Jessica: I’m right there with you. I’m constantly questioning whether I should sympathize with this woman or not. At the end of the day, though, I think it’s less about Serena Joy deserving our pity and more about how we relate to her struggle. I think we can still want to be an ally of a woman like Serena Joy without that desire reflecting on her sins and moral ambiguity. Serena Joy is not a good person, but it’s not up to me to decide how she’s punished for what she’s done. I think, in the world we live in, and certainly in a place like Gilead, women — no matter their past mistakes — need to at the very least empathize more with each other. We’re all going through hell. We don’t have to support the ones who are still contributing to our oppression, but the ones who are finally clueing into how f***ed up this place is for their gender, maybe we should be a bit more gentle with them?
Alyssa: Exactly. I think the important thing is to judge Serena Joy’s actions going forward. So far this season, it really feels like they’re going to make real strides in the revolution, and having someone like Serena on their side would be a major benefit. Serena has realized that these men won’t save her, won’t protect her, won’t even treat her or her child like people. Why should she continue to cape for them? I think her conversation with June showed that she is finally starting to realize the truth: that these men hate women and are not on her side at all.
Doing What Needs To Be Done
Jessica: Speaking of the revolution, can I just say that ending was hella empowering. I just want to go around, screaming in the face of every privileged white man — “I AM YOUR NIGHTMARE!” Look, I know this show often blatantly caters to our fanfic imaginations (who hasn’t written a 25-chapter story of women slowly toppling a patriarchal society to help them sleep better at night?) but I am here for the tone the ending of this episode set in terms of where the season is heading. We’ve seen enough suffering, it’s time to get to work.
Alyssa: Exactly. The final bits of this episode shows a June that is determined to do so. First with her conversation with Serena, and then in her goodbye to Nick. As heartbreaking as it was, I liked this scene because it showed a June who wasn’t going to let Gilead dehumanize her. They may have taken her freedom, her family, and at times her will to live, but they couldn’t completely break her. She still feels things, she still cares about people. That humanity is going to be what fuels her going forward, working to secure a better world for her daughters. Losing Nick is only going to strengthen her resolve, I think.
Jessica: I hope we don’t lose Nick forever — because, Max Minghella — but I appreciate this new drive in June that I felt was missing in season two, partly because their romance took up so much space. Not that the sexy times aren’t welcome because we need a reward for all the torture porn this show gives us, but I think, in a weird way, June does her best work when she’s on her own. In this strange house with this new commander, no baby Nicole, no Waterfords, no Nick, she’s stepping up to the plate, organizing her own resistance, making tough decisions and getting sh*t done. That’s only going to be good for her character growth going forward.
Alyssa: I’m ready to see her go all in with the Marthas’ resistance. She showed a ruthlessly savvy side in her choices for who gets to stay — if you’re going to keep people alive, you might as well pick the ones who will help your cause (yikes levels of pragmatism, but I get it) — and she’s going to need to tap into that more than ever if they’re going to be successful. Up until now, it’s felt like these women were trapped just trying to survive in a system that hates them. Now, it feels like they’re going to tear it all down. Damn. Sound familiar?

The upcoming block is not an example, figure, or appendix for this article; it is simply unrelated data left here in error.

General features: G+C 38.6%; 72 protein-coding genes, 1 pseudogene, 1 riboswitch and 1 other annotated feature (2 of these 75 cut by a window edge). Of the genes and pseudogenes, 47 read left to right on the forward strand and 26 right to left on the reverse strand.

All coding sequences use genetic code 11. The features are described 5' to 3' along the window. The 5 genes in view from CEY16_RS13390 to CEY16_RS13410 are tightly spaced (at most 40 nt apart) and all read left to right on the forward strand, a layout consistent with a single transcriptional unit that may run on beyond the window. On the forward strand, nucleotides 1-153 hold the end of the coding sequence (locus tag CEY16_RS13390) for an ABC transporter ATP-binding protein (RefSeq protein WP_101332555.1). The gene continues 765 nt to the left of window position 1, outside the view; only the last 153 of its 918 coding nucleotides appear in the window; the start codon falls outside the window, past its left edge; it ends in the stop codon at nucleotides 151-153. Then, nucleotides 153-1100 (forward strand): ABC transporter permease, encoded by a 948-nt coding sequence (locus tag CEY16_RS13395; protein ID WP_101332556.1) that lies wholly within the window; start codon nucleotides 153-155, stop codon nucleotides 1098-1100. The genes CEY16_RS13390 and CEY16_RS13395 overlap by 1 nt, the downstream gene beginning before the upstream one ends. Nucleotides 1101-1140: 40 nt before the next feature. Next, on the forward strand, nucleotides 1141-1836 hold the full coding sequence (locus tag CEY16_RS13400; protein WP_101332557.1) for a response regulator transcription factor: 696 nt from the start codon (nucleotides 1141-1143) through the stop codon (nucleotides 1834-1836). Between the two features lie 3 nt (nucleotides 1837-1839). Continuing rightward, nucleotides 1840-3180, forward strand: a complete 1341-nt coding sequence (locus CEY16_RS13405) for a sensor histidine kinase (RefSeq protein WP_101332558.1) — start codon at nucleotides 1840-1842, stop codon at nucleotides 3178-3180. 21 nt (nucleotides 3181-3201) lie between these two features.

Jessica: I sure as hell hope so.
Jessica: Personally, I think this back-and-forth with Commander Lawrence is going to fuel much of the action this season, and rightfully so. He could be June’s biggest ally in the fight against Gilead — the information we learned from that single Commander meeting alone was more than anything we got in seasons one and two, combined. He could also be her biggest enemy, which is why we’ll probably uncover more about his backstory, his wife, and why he created this hellscape in the first place.
Beyond that, I’m interested to see where they take Serena Joy next. Is she going to blatantly defy her husband and Gilead’s principles like she once did? Or is she going to play the longer game, pretending to be the dutiful wife while working her will behind the scenes? Right now, she’s plowing through such emotional turmoil, I could see it going either way.
Alyssa: I 100% agree. I am interested in seeing how these people in (relative) power react to a system that’s imploding. This kind of regime is untenable for the long term, so people are going to have to make choices. With Lawrence, is he going to go all in on Gilead because he was one of its architects? Or is he going to grow some of that humanity that he denied having? With Serena, I think it’s far more likely that she’ll start resisting in her own way, but we’ll see how willing she is to help the women who don’t share her privilege.
With June, I’m mostly just excited to see her keep this trajectory going. She’s been stripped of pretty much everything except for the hope that she can save Hannah, and I think that makes her a formidable opponent to Gilead. Bring it on. I hope we get a look back to the group in Canada next week too because I need Emily to get her family reunion. She deserves it, and frankly, so do we.
Jessica: Right? Just give us one good thing, Handmaid’s Tale! But to your point about Lawrence, I feel like, once June starts making headway in her revolution, the dude’s either going to go into survival mode and turn on his fellow commanders in exchange for amnesty, or he’s going to double-down and make life even more hellish for June and the Marthas. I don’t see him helping this rebellion unless it promises a better, more interesting life for him.
Also, I’d love to see a flashback of him working some menial job, or being sh*t on by his colleagues or something. This guy reads like someone whose perceived brilliance was not acknowledged in the old world and now he’s comforting himself with this position of power. Honestly, all the men in Gilead read like that. Quick question though: do you think we’ll see a major character die this season? With all of the upheaval and revolution-planning, I feel like the show’s setting us up for some kind of sacrifice.
Alyssa: I think that’s a strong possibility. Up until now, being forced to keep living in Gilead felt like more of a punishment than death. Now that there is even a whisper of possible change, to be killed when a future finally feels a bit in reach would be utterly devastating. So yeah. You’re probably right. Death is coming.
The views and opinions expressed in this article are the author's, and do not necessarily reflect those of SYFY WIRE, SYFY, or NBC Universal.